Structure of Ear Top

Majority of the cases (~70%) of hereditary deafness are non-syndromic,[5] where the inner ear is the only system affected.[3],[6] The inner ear regulates 2 sensory systems: the auditory system for hearing and the vestibular system for spatial orientation and equilibrium [Figure - 1]. The potassium ions diffuse to the stria vascularis through gap junctions formed by connexins and are secreted back into the endolymph through potassium channels thereby maintaining the mechanoelectrical transduction system.

The gap junctions are clusters of intercellular channels that allow direct communication between cells.[7] Six connexins form hexameric hemichannels (termed "connexons") in the endoplasmic reticulum, which are then translocated into the plasma membrane. The connexon then docks with the connexon of an adjacent cell to form a functional channel called a "gap junction". These gap junction channels mediate the diffusion of ions, metabolites and second messenger molecules between adjacent cells.[8]

The major proteins of gap junctions are the connexins[9] that are encoded by a large gene family. The multigenic connexin family consists of at least 13 members[10] sharing a common sequence of structural motifs comprising four transmembrane spanning domains, two extracellular domains, a cytoplasmic loop, and cytoplasmic amino and carboxy termini [Figure - 2]. There are 11 different types of connexins each of which has tissue specificity and distinct physiological properties related to the gap junction channels. Connexin 26 is highly expressed in human cochlear cells which formed the basis for looking at its involvement in ARNSHL at the DFNB1 locus.[11]

   Non-syndromic hearing loss (NSHL) Top

About 1 child in 1000 is born with hearing loss which is detected at infancy or early childhood[5] and about 50% of cases is attributed to genetic defects.[12] Non-syndromic hearing loss is further categorized by the mode of inheritance. The inheritance pattern of monogenic prelingual hearing loss is autosomal recessive in approximately 77% of patients, autosomal dominant in ~22%, X-linked in ~1% and mitochondrial in <1%.[13]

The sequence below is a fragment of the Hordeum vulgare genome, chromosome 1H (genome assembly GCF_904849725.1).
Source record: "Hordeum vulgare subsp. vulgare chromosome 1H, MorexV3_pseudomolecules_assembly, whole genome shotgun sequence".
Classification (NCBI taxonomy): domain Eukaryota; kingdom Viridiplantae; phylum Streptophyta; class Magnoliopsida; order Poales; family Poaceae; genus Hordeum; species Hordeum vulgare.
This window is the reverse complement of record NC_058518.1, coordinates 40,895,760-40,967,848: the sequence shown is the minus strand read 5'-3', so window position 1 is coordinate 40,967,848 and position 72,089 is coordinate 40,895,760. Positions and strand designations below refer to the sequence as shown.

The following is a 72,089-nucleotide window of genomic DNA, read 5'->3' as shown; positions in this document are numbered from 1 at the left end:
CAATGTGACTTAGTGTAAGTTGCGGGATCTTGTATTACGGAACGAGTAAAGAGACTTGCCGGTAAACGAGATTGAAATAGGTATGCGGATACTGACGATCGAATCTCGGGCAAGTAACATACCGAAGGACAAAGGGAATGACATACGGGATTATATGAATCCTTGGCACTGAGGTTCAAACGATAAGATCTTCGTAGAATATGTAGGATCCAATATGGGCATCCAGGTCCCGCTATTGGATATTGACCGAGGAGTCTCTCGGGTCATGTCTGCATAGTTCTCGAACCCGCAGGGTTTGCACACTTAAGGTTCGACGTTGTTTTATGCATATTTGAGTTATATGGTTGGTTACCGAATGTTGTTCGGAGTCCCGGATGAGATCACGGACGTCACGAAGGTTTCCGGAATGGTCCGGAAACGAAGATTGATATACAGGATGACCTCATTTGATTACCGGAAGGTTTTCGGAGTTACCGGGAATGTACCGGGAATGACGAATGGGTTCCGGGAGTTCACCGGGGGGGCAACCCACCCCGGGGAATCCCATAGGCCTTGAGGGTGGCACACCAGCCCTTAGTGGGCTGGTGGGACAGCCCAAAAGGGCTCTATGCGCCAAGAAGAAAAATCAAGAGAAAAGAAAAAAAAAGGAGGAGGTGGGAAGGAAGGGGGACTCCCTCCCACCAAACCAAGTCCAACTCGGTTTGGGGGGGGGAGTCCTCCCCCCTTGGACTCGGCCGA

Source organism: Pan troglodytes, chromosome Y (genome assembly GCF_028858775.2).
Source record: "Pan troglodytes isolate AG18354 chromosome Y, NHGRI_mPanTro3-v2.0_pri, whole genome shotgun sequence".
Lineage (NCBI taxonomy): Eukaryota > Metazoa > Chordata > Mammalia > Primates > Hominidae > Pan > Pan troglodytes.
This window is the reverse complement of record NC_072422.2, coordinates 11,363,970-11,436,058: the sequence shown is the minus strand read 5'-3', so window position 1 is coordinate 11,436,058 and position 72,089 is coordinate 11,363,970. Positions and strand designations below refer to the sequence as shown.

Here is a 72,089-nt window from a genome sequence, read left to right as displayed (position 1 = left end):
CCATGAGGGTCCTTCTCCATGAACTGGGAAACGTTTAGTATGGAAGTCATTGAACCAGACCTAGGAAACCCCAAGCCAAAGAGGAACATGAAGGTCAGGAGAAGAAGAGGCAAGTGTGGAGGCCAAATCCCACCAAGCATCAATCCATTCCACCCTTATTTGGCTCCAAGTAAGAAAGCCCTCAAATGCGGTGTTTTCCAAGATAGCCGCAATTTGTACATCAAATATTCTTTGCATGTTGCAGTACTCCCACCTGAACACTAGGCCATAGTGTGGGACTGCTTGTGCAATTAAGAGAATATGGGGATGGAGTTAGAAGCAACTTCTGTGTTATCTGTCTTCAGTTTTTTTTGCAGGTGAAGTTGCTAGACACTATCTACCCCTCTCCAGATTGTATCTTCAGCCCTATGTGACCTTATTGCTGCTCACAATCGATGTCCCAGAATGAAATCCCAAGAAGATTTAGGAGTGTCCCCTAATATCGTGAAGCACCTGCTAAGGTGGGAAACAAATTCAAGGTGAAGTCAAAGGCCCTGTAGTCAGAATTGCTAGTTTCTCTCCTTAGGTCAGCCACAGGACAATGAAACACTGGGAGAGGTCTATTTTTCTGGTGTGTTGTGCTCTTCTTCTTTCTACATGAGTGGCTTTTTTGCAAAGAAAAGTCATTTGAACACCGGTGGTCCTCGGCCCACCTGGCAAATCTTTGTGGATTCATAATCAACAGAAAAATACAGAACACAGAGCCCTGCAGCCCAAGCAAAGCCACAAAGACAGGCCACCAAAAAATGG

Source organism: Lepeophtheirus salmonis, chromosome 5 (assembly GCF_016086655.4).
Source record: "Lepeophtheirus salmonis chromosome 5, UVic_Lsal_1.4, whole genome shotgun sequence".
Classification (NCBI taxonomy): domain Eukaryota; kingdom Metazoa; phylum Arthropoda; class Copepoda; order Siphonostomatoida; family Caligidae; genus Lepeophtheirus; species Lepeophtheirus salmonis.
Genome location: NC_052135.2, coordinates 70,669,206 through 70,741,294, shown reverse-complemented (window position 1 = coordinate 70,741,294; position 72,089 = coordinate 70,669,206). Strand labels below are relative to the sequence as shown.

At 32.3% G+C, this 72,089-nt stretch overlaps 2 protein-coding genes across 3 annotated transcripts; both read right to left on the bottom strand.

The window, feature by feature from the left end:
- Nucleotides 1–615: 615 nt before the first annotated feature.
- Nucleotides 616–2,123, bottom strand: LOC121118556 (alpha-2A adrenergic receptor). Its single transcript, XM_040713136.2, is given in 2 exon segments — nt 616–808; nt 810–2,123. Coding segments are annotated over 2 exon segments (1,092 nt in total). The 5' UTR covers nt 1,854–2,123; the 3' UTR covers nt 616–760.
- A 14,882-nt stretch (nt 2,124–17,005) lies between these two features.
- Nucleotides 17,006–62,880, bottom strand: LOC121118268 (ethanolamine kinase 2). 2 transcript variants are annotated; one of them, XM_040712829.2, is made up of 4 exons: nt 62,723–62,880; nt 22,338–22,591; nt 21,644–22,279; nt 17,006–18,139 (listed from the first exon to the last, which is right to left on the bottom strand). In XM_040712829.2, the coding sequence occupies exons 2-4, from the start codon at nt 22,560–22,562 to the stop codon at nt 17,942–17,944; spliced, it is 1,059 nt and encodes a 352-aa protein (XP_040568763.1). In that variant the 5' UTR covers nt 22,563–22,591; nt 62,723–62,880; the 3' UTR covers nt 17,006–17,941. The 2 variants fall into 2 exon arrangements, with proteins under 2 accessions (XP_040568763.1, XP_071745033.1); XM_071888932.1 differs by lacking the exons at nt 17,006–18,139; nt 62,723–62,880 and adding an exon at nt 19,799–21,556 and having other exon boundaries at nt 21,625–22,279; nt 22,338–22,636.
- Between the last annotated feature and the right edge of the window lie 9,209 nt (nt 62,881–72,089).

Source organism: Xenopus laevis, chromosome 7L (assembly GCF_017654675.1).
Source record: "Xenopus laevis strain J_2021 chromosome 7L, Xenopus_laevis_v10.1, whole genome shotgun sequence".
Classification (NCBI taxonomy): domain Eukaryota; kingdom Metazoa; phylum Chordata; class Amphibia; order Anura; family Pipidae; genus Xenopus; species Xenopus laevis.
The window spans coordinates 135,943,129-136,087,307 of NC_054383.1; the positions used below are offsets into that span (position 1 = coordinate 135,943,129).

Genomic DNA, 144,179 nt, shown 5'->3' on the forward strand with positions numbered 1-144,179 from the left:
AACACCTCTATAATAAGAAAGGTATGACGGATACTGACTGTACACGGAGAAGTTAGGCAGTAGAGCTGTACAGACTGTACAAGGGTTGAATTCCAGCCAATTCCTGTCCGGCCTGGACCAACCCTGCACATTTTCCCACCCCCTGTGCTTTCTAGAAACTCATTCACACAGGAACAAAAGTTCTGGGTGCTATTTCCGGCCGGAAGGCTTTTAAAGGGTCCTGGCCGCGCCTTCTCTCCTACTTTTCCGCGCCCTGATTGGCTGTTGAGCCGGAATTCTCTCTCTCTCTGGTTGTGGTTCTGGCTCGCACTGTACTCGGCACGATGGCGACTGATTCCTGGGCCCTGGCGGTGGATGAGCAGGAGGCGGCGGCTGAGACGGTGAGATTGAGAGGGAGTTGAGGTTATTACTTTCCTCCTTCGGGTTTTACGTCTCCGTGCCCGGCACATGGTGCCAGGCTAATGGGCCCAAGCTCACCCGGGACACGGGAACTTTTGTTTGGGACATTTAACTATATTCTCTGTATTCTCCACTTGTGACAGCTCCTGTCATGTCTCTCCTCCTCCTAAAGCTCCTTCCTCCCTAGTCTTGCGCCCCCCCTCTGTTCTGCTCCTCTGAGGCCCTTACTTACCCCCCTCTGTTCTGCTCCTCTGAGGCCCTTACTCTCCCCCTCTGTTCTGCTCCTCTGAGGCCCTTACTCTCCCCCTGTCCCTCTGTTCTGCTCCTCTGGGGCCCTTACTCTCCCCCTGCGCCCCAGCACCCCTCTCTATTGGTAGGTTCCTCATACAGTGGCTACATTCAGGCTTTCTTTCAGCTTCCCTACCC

The majority of congenital and prelingual deafness cases with genetic causes are autosomal recessive. Typically, in non-syndromic hearing loss deafness is the only detectable symptom: however, in some cases malfunction of the vestibular system also occurs. An interesting question arises, why gene mutations lead to isolated deafness while other gene defects are associated with defects of various other systems or organs in addition to deafness. It is becoming apparent from the cloning of deafness genes that mutations in one gene can result in two or three different types of hearing loss (i.e. syndromic and non-syndromic, autosomal dominant and recessive). For example, mutation in GJB2 gene causes autosomal dominant (DFNA3) as well as autosomal recessive (DFNB1) hearing loss.[11],[14],[15] MYO7A gene mutation causes autosomal dominant (DFNA11) and autosomal recessive (DFNB2) hearing loss.[16],[17]

The number of deafness-causing genes is estimated to range from 50 to 100.[5],[18] One gene that has turned out to be a major contributor in a large percentage of non-syndromic deafness, as well as in sporadic cases, is GJB2 encoding connexin 26, a gap junction protein. In some populations, mutations in GJB2 are estimated to be responsible for 50% of severe to profound recessive non-syndromic hearing loss and for 20% of childhood genetic deafness.[19],[20],[21],[22] The carrier rate for GJB2 mutations varies in different populations, is estimated to be as much as 3-4% in some ethnic groups.[19],[22],[23],[24]

   Mapping of genes for NSHL Top

The different gene loci for numerous forms of deafness have been called DFN (for deafness) and are numbered in chronological order of discovery. Autosomal dominant disorders have been designated as DFNA, autosomal recessive loci as DFNB and X-linked as DFN. Recessive non-syndromic hearing loss (RNSHL) accounts for approximately 40% of all childhood hearing loss.[25] Thirty-nine RNSHL loci have been reported.[1] The first ARNSHL locus, DFNB1 (MIM 220290) was identified by Guilford et al in 1994 which accounts for at least 50% of this type of hearing loss.[4],[26]